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Wildfire smoke can be beneficial for some Okanagan growers

The B.C. wildfire smoke has been beneficial for valley orchards, especially the apples now ripening

Growers aren’t expecting the smoke that has filled local skies in recent weeks to have much effect on their crops.

Gavin Miller, with the Upper Bench Winery, said he isn’t expecting the smoke, even the thick smoke last weekend, to cause smoke taint for the grapes still on the vines, at least not in Naramata.

Related: Smoky skies trap B.C. man inside for days

“It will only be grapes that are very close to the fires,” said Miller.

Some Summerland wineries might have a problem, he said, if they were too close to the fires.

“In the Naramata bench here, we are not anywhere near close enough to get smoke taint.”

Grapes can absorb flavours from surrounding plant life, giving each wine unique tastes, with hints of peaches, perhaps, or other nearby orchards. Smoke taint, however, isn’t a pleasant addition. It gives wines an acrid taste — Miller likens it to an ashtray.

“It really isn’t good,” said Miller, explaining there are some ways to process the grapes to reduce the taint, but they are expensive and not completely effective.

The main concern, he said, isn’t so much the smoke itself, but the less intense sun.

“Everything is going to slow down because the plant isn’t photosynthesizing as efficiently as it would under non-smoky conditions,” said Miller.

Another factor is humidity trapped under the smoke, which can lead to various fungus-type problems.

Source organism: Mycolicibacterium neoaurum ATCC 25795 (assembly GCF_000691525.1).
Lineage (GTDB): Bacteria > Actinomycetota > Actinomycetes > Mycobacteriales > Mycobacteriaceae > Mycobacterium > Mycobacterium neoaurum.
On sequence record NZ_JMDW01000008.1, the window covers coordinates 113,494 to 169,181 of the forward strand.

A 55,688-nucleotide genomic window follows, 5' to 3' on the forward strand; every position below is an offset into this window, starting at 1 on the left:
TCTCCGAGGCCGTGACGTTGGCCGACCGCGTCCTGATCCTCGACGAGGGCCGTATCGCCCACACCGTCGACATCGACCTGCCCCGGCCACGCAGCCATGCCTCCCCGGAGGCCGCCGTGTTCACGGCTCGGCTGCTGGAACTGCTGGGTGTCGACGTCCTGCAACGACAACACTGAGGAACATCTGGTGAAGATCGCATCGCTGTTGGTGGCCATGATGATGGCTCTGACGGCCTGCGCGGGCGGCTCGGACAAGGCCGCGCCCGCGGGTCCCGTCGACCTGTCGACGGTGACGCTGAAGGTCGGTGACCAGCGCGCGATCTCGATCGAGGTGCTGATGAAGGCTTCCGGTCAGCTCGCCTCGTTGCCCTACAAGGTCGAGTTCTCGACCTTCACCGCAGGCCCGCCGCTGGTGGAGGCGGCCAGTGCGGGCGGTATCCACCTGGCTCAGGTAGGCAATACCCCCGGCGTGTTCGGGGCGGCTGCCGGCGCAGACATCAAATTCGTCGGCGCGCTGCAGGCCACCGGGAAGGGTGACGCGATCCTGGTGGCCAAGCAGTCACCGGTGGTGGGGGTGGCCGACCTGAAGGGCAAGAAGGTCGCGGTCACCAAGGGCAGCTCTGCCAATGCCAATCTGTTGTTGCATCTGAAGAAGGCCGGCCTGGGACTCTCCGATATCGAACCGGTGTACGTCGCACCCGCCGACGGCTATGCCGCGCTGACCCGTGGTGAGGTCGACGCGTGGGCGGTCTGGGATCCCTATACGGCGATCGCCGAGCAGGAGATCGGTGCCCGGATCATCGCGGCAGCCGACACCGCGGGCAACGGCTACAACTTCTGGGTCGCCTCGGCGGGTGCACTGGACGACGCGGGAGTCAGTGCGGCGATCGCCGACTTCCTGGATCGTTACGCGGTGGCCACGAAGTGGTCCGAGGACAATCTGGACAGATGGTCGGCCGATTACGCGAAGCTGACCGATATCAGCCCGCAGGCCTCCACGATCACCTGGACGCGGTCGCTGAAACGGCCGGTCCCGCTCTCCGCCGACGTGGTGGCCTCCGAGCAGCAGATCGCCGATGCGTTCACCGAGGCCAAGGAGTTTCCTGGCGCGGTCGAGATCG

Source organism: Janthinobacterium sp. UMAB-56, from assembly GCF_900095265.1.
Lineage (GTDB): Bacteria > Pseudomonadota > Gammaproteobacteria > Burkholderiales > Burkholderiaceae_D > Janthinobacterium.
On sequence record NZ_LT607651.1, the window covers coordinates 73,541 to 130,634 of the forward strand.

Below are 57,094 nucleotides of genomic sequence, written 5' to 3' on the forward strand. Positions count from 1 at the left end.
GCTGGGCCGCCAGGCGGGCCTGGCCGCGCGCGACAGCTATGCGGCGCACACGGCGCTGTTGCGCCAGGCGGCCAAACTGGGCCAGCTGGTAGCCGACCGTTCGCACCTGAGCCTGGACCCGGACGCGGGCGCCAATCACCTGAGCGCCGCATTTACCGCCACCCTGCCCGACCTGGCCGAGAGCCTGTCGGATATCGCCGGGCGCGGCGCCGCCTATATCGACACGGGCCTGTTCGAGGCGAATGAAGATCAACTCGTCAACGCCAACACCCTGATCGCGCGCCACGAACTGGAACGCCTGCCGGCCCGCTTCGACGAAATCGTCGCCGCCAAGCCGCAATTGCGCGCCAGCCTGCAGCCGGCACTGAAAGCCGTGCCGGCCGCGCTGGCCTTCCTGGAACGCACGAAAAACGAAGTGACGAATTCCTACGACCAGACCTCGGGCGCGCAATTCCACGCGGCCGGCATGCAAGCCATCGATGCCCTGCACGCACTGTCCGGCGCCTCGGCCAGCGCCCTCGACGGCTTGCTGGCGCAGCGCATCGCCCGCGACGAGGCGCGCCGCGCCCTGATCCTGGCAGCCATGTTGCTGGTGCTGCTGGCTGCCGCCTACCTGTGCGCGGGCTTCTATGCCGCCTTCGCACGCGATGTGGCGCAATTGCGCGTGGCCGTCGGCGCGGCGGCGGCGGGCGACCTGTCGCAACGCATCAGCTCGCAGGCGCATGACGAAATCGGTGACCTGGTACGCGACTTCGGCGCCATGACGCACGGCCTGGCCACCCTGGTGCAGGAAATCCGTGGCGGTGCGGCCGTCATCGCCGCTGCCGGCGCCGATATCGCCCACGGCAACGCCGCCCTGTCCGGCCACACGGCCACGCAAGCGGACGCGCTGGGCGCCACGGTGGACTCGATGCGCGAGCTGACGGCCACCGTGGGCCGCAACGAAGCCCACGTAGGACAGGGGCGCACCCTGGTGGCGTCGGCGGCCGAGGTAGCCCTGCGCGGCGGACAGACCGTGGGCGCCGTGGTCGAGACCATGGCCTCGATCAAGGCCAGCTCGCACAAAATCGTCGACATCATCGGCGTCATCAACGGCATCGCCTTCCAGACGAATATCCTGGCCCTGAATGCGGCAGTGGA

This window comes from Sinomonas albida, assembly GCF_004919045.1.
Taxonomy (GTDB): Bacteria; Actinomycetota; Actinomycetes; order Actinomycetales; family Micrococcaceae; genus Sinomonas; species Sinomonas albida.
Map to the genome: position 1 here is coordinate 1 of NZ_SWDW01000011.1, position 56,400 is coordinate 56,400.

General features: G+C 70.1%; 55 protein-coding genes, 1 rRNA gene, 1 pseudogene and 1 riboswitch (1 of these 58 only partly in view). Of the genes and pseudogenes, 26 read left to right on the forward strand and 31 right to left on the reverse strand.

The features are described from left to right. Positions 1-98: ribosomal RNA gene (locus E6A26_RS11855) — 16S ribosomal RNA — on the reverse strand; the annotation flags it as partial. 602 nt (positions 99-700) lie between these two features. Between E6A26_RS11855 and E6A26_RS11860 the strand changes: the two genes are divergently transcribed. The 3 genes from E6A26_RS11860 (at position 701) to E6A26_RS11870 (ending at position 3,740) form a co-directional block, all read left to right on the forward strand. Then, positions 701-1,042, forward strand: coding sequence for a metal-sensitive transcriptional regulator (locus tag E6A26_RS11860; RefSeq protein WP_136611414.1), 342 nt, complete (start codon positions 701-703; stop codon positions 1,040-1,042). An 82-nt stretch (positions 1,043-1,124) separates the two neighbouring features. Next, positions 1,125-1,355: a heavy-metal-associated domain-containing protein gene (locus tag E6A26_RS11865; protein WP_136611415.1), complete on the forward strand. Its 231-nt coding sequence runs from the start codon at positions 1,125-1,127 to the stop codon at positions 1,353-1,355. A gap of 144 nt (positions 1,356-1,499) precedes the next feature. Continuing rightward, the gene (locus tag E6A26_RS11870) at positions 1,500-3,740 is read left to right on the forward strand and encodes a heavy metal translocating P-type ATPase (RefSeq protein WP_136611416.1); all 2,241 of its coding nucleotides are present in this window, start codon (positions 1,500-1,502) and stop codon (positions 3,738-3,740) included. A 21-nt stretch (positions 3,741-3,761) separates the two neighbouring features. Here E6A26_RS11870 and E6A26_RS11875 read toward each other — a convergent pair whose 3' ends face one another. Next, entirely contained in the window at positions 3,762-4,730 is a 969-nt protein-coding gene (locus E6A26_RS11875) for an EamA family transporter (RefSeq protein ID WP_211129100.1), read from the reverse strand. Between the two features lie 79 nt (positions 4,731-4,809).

“My hope would be it disappears very quickly, and then we will be back on track. It is slowing things down,” said Miller. “I’m looking forward to it clearing up so we can get on with ripening these grapes and getting them off to harvest.”

Pindar Dhaliwal, president of the B.C. Fruit Growers Association, said that in some ways, the smoke has been beneficial for valley orchards, especially the apples now ripening.

“It did protect the apples from any sunburn. The less intense sunlight didn’t hurt in that sense,” said Dhaliwal. “We had about 10 to 11 days of smoky weather, that kept the heat down from the predicted 40 C weather, so that helped out in that sense.”

Likewise, he said the less intense sunlight hasn’t had much of an effect on the fruit, except to slow down ripening.

The lack of cooler weather at night, as the blanket of smoke keeps the hot weather in, does have an effect on apples.

“The apples need cooler weather at night to trigger that redness,” said Dhaliwal, explaining they would like to see temperatures dipping down into the 10 to 15 C range overnight.

“I’ve never seen this much smoke in the valley before,” said Rob Van Westen, of Van Westen Vineyards and orchards. He also doesn’t expect the smoke to have an effect, other than on the speed of the growth.

“We were so far ahead with the season, I don’t mind if it slows the season down a little. I don’t want to pick grapes at the end of August,” said Van Westen. “It gives us a bit more time to catch up in the vineyard after cherry season. I’m not complaining too much, except it’s a little hard to breathe and a little hard on the eyes.”

Steve Kidd
Senior reporter, Penticton Western News
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